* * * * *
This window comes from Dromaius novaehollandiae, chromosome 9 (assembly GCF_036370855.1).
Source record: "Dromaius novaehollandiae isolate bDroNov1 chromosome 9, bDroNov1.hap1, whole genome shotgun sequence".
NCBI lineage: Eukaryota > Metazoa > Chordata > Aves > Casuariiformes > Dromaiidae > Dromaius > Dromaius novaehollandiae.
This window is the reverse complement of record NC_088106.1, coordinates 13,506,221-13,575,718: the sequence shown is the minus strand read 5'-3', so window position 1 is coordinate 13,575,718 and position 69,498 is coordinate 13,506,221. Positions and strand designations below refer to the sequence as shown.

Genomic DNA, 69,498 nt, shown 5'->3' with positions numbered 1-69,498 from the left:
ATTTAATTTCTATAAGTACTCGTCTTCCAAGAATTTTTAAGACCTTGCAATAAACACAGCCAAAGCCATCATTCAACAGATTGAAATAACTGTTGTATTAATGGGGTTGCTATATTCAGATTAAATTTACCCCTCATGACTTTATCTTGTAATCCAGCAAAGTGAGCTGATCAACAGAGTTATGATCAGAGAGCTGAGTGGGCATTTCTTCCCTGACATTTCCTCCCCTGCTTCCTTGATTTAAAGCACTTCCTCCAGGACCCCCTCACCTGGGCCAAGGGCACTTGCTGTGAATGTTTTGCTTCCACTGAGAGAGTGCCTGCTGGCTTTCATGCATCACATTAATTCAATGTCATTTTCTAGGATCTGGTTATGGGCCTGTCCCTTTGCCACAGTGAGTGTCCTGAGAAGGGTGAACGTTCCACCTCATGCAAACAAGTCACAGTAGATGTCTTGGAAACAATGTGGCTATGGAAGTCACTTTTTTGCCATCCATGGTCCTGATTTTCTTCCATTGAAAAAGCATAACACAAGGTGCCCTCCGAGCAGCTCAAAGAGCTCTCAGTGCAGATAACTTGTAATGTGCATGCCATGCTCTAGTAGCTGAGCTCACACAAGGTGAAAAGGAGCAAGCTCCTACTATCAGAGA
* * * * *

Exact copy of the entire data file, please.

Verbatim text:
This window comes from Dromaius novaehollandiae, chromosome 9 (assembly GCF_036370855.1).
Source record: "Dromaius novaehollandiae isolate bDroNov1 chromosome 9, bDroNov1.hap1, whole genome shotgun sequence".
NCBI lineage: Eukaryota > Metazoa > Chordata > Aves > Casuariiformes > Dromaiidae > Dromaius > Dromaius novaehollandiae.
This window is the reverse complement of record NC_088106.1, coordinates 13,506,221-13,575,718: the sequence shown is the minus strand read 5'-3', so window position 1 is coordinate 13,575,718 and position 69,498 is coordinate 13,506,221. Positions and strand designations below refer to the sequence as shown.

Genomic DNA, 69,498 nt, shown 5'->3' with positions numbered 1-69,498 from the left:
ATTTAATTTCTATAAGTACTCGTCTTCCAAGAATTTTTAAGACCTTGCAATAAACACAGCCAAAGCCATCATTCAACAGATTGAAATAACTGTTGTATTAATGGGGTTGCTATATTCAGATTAAATTTACCCCTCATGACTTTATCTTGTAATCCAGCAAAGTGAGCTGATCAACAGAGTTATGATCAGAGAGCTGAGTGGGCATTTCTTCCCTGACATTTCCTCCCCTGCTTCCTTGATTTAAAGCACTTCCTCCAGGACCCCCTCACCTGGGCCAAGGGCACTTGCTGTGAATGTTTTGCTTCCACTGAGAGAGTGCCTGCTGGCTTTCATGCATCACATTAATTCAATGTCATTTTCTAGGATCTGGTTATGGGCCTGTCCCTTTGCCACAGTGAGTGTCCTGAGAAGGGTGAACGTTCCACCTCATGCAAACAAGTCACAGTAGATGTCTTGGAAACAATGTGGCTATGGAAGTCACTTTTTTGCCATCCATGGTCCTGATTTTCTTCCATTGAAAAAGCATAACACAAGGTGCCCTCCGAGCAGCTCAAAGAGCTCTCAGTGCAGATAACTTGTAATGTGCATGCCATGCTCTAGTAGCTGAGCTCACACAAGGTGAAAAGGAGCAAGCTCCTACTATCAGAGA